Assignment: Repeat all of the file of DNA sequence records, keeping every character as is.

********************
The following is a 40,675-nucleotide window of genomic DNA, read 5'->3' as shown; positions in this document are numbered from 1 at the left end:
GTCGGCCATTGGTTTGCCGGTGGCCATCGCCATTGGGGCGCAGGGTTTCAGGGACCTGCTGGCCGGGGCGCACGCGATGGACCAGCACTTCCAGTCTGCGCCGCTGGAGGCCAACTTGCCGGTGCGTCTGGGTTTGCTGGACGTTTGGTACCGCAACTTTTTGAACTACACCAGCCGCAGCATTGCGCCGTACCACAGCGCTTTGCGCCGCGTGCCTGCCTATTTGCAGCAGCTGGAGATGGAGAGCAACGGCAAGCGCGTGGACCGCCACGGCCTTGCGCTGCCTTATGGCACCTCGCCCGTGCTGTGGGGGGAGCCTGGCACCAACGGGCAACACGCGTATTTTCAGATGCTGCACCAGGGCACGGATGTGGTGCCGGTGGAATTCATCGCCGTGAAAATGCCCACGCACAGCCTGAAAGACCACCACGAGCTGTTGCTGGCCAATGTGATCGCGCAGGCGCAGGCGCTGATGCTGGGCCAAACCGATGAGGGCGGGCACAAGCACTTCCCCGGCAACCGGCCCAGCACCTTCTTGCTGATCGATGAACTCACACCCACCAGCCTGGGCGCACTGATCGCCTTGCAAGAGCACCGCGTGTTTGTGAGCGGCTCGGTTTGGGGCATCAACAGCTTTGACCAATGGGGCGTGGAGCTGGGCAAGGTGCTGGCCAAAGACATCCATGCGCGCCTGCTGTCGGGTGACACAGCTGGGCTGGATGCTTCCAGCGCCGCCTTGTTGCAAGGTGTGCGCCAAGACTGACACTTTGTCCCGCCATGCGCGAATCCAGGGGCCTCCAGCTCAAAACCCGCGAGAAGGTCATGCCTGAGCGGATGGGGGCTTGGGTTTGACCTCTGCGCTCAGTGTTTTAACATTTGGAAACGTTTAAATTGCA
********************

The following is a 40,675-nucleotide window of genomic DNA, read 5'->3' as shown; positions in this document are numbered from 1 at the left end:
GTCGGCCATTGGTTTGCCGGTGGCCATCGCCATTGGGGCGCAGGGTTTCAGGGACCTGCTGGCCGGGGCGCACGCGATGGACCAGCACTTCCAGTCTGCGCCGCTGGAGGCCAACTTGCCGGTGCGTCTGGGTTTGCTGGACGTTTGGTACCGCAACTTTTTGAACTACACCAGCCGCAGCATTGCGCCGTACCACAGCGCTTTGCGCCGCGTGCCTGCCTATTTGCAGCAGCTGGAGATGGAGAGCAACGGCAAGCGCGTGGACCGCCACGGCCTTGCGCTGCCTTATGGCACCTCGCCCGTGCTGTGGGGGGAGCCTGGCACCAACGGGCAACACGCGTATTTTCAGATGCTGCACCAGGGCACGGATGTGGTGCCGGTGGAATTCATCGCCGTGAAAATGCCCACGCACAGCCTGAAAGACCACCACGAGCTGTTGCTGGCCAATGTGATCGCGCAGGCGCAGGCGCTGATGCTGGGCCAAACCGATGAGGGCGGGCACAAGCACTTCCCCGGCAACCGGCCCAGCACCTTCTTGCTGATCGATGAACTCACACCCACCAGCCTGGGCGCACTGATCGCCTTGCAAGAGCACCGCGTGTTTGTGAGCGGCTCGGTTTGGGGCATCAACAGCTTTGACCAATGGGGCGTGGAGCTGGGCAAGGTGCTGGCCAAAGACATCCATGCGCGCCTGCTGTCGGGTGACACAGCTGGGCTGGATGCTTCCAGCGCCGCCTTGTTGCAAGGTGTGCGCCAAGACTGACACTTTGTCCCGCCATGCGCGAATCCAGGGGCCTCCAGCTCAAAACCCGCGAGAAGGTCATGCCTGAGCGGATGGGGGCTTGGGTTTGACCTCTGCGCTCAGTGTTTTAACATTTGGAAACGTTTAAATTGCA